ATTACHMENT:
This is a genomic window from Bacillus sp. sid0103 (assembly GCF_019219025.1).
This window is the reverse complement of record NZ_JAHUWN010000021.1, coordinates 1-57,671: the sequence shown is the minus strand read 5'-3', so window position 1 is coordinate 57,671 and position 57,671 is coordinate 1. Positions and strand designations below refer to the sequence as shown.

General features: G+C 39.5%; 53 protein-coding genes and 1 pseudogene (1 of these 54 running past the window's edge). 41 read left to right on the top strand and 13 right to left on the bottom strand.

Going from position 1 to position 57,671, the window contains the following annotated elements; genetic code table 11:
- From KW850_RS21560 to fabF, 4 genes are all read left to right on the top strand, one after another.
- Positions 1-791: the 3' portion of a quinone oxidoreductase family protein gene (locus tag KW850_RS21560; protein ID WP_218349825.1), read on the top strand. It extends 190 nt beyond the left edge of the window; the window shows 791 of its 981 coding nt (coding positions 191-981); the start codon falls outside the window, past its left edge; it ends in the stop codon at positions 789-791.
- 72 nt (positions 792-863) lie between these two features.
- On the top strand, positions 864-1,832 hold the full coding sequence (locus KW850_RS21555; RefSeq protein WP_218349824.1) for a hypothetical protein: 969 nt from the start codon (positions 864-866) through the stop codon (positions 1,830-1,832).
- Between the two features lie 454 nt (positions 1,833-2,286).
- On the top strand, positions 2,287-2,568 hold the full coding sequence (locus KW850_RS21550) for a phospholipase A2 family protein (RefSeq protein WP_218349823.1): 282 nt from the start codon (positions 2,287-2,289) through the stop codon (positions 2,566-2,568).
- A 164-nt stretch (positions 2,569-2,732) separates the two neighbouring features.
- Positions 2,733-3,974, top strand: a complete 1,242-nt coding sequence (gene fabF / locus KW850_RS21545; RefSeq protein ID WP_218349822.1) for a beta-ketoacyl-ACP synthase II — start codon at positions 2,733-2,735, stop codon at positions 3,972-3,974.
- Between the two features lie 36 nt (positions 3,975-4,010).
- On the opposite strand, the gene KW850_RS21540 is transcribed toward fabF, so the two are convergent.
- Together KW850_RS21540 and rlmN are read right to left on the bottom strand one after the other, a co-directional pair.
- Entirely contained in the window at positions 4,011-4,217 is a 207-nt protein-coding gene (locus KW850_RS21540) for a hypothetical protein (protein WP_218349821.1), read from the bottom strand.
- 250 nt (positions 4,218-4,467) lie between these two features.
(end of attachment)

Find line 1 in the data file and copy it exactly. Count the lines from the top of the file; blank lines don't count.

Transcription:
This is a genomic window from Bacillus sp. sid0103 (assembly GCF_019219025.1).